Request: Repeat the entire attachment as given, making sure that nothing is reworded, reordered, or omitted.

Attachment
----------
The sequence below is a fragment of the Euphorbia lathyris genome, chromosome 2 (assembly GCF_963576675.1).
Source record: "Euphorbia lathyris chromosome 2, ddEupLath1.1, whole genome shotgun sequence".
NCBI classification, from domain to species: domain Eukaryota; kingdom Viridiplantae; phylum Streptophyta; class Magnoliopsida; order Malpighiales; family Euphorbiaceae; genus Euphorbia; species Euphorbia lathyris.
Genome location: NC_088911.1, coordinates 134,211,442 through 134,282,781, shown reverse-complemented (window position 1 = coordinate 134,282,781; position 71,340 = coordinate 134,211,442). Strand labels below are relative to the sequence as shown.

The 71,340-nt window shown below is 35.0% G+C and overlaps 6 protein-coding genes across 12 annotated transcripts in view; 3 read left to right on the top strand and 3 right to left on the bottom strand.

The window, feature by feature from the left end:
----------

The sequence below is a fragment of the Euphorbia lathyris genome, chromosome 2 (assembly GCF_963576675.1).
Source record: "Euphorbia lathyris chromosome 2, ddEupLath1.1, whole genome shotgun sequence".
NCBI classification, from domain to species: domain Eukaryota; kingdom Viridiplantae; phylum Streptophyta; class Magnoliopsida; order Malpighiales; family Euphorbiaceae; genus Euphorbia; species Euphorbia lathyris.
Genome location: NC_088911.1, coordinates 134,211,442 through 134,282,781, shown reverse-complemented (window position 1 = coordinate 134,282,781; position 71,340 = coordinate 134,211,442). Strand labels below are relative to the sequence as shown.

The 71,340-nt window shown below is 35.0% G+C and overlaps 6 protein-coding genes across 12 annotated transcripts in view; 3 read left to right on the top strand and 3 right to left on the bottom strand.

The window, feature by feature from the left end: